Mental Health Access Awareness

Lack of awareness is another problem why mental patients still do not have the right access to proper care; this is due to mentally ill patients not being aware of their health care rights. Therefore, the government has not made enough efforts to carry out campaigns on education of the educating citizen’s about their rights regards regarding parity. With enough knowledge on the health policies people won’t be denied their rights and they will be careful when choosing their health insurers. Additionally, most people do not know where to turn to when their mental health access rights have hit rock bottom. Again, the issue of mental care should be explained in length and in details with every important issue discussed.

Finding an Acceptable Solution

The law makers and the federal government haves made its efforts in coming up with a mental health parity that can help mental patients access quality care without discrimination and stigmatization. However, the issue of compliance has become a problem especially for companies. A good criterion to get a better solution should entail the following. First, the government should mandate every hospital to have a mental health care advocate who can help those who do not know where to turn to; this will also help in providing the necessary knowledge and enlighten enlightenment as well. Additionally, having such a person will help nail down those insurers who do not want to comply with the parity for their own selfish gains. Comment by Nicole Diggs: Edit Comment by Nicole Diggs: What do you mean?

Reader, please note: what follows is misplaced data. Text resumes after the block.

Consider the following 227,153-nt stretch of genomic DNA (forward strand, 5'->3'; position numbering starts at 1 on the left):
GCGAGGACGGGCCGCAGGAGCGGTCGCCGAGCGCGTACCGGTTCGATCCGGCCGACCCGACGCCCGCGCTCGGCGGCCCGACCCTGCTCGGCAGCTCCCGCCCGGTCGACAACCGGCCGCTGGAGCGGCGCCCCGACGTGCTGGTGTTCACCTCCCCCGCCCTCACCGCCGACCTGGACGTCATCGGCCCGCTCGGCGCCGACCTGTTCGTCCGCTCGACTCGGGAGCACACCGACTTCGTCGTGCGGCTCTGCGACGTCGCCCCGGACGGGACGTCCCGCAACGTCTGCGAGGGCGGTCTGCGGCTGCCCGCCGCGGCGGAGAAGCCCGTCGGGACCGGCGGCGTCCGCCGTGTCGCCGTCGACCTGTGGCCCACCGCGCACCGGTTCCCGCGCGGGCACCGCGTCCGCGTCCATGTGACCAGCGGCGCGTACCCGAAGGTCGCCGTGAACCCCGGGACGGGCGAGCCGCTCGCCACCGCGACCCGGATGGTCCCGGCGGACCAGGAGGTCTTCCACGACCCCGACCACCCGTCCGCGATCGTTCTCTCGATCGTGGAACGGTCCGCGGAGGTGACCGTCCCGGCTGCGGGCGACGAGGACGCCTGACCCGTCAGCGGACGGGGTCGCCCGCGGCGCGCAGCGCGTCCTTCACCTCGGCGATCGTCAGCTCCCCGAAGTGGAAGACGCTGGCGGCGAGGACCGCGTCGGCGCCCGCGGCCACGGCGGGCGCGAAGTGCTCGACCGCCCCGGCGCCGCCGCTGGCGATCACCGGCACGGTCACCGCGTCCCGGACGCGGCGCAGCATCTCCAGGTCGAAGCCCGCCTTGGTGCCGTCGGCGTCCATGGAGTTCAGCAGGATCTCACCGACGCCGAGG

Secondly, the government should review the mental health parity with insurance companies to ensure that patients are receiving the right kind of services. This will make it much easier to find better solutions on terms and conditions so that it will be easy to solve the issue of compliance such as funding. Third, the government should make sure there are enough resources in hospitals to take care of the mental ill; this should be for the good well- being of the nation so crime rates can be reduced since crime rates are associated with mental health patients. Having enough resources will not result to some patients being taken to jail for behavioral corrections instead they can be admitted to mental health care facilities where they can be treated and taken care of (Gnadinger, 2015). Comment by Nicole Diggs: What do you mean?